When ISIS wrecked the temples in Iraq recently the world seethed in anger. An important Australian heritage site is now in danger from being destroyed by government-sanctioned mining which will be every bit as bad as the ISIS-sponsored vandalism.
The world’s oldest and largest collection of rock art – the Burrup Peninsula, or Murujuga, on the Dampier Archipelago – has been deregistered as a sacred site under new guidelines to the Western Australia’s weak Aboriginal heritage laws, which state there must be evidence of religious activity to qualify it as a ‘sacred site’.
The change has led to questions about whether the art will be reinstated to the cultural heritage register following a successful Supreme Court decision that ruled against the WA government’s definition of a ‘sacred site’.
Last week, WA Indigenous affairs minister Peter Collier produced a list of the 21 sites that were deregistered as a ‘sacred site’ under new guidelines to section 5 (b) of the state Aboriginal Heritage Act, produced by the state Aboriginal Cultural Materials Committee (ACMC).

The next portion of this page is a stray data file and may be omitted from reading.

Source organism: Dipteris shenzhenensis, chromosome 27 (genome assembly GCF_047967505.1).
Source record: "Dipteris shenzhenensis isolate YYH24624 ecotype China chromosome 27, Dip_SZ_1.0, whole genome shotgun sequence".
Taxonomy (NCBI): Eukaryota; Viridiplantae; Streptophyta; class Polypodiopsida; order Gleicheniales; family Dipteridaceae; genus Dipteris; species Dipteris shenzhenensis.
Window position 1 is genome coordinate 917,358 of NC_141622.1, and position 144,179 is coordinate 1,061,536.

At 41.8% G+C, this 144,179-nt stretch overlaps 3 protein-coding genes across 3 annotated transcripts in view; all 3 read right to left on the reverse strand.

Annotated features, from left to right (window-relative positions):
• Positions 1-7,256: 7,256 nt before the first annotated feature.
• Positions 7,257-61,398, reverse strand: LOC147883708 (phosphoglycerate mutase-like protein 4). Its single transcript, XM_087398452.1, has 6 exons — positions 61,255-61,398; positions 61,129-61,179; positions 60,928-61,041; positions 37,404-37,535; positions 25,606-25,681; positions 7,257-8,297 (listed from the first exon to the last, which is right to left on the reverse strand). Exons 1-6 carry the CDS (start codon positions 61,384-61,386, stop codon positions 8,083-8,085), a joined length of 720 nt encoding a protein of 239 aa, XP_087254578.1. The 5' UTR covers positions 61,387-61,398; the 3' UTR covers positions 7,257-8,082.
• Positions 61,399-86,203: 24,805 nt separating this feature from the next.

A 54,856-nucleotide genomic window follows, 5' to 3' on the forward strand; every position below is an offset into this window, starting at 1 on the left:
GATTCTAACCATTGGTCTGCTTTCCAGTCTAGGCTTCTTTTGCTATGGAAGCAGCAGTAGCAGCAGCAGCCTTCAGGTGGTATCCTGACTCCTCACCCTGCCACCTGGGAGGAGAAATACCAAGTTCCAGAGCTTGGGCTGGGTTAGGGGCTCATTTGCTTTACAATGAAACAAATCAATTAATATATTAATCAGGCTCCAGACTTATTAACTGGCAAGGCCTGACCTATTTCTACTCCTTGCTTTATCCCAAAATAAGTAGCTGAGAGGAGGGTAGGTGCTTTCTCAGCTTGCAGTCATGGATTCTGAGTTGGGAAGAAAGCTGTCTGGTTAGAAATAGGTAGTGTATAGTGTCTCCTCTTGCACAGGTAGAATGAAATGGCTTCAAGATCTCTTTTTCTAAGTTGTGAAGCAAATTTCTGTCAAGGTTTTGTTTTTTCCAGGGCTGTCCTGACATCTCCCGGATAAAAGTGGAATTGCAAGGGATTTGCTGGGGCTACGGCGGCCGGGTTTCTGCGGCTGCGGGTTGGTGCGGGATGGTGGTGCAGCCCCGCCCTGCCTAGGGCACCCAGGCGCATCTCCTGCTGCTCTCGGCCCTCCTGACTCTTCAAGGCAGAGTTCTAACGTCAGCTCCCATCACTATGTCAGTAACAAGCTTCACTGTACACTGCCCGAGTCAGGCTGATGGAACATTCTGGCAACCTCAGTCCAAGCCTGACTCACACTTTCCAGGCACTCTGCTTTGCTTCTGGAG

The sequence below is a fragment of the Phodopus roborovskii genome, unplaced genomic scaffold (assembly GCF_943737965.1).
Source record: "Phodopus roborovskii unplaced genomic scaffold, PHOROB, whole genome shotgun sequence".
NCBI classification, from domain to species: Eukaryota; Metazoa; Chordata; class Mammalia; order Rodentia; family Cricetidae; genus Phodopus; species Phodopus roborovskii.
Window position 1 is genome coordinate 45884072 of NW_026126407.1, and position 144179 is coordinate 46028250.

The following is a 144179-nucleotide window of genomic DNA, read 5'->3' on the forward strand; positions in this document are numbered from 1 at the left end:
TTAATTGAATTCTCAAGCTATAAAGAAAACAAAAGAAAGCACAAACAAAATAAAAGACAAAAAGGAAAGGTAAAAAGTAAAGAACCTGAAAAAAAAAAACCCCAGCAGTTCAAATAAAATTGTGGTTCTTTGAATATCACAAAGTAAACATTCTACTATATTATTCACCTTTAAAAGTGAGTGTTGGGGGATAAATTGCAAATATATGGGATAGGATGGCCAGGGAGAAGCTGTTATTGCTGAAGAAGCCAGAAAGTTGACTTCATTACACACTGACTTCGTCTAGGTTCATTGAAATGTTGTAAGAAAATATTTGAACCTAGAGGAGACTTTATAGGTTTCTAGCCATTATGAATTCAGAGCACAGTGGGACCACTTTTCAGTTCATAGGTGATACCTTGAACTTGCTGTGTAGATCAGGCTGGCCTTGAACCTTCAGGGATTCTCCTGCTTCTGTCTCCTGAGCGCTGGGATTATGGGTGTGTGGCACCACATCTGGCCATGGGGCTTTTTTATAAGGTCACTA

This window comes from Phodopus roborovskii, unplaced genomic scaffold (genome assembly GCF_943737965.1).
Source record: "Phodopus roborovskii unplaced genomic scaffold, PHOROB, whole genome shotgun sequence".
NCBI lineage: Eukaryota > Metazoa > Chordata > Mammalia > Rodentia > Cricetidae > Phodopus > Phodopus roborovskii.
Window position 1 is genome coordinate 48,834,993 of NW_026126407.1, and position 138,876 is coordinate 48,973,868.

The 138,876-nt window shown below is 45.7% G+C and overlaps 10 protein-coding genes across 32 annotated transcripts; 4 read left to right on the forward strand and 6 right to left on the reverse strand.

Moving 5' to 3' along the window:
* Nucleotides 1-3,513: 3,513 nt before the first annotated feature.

The guidelines were based on advice given by the State Solicitor’s Office (SSO) and adopted by the ACMC in 2013.
The revelations followed questions in state Parliament from Greens MLA Robin Chappelle following a recent decision by the Supreme Court that quashed new definitions of a ‘sacred site’, adopted by the ACMC in July 2013.
Nearly a third of it has already been destroyed since mining operations began and although it has been around for more than 35,000 years, this ancient marvel may not be with us for much longer.
The prospect of Australia’s oldest rock art or petroglyphs being destroyed under the heel of industrial development on the site has got Australia up in arms. A Facebook page has been set up by angry Australian citizens to fight the relentless march of “progress” in Western Australia which threatens to eradicate the culturally important Aboriginal site on the Burrup Peninsula.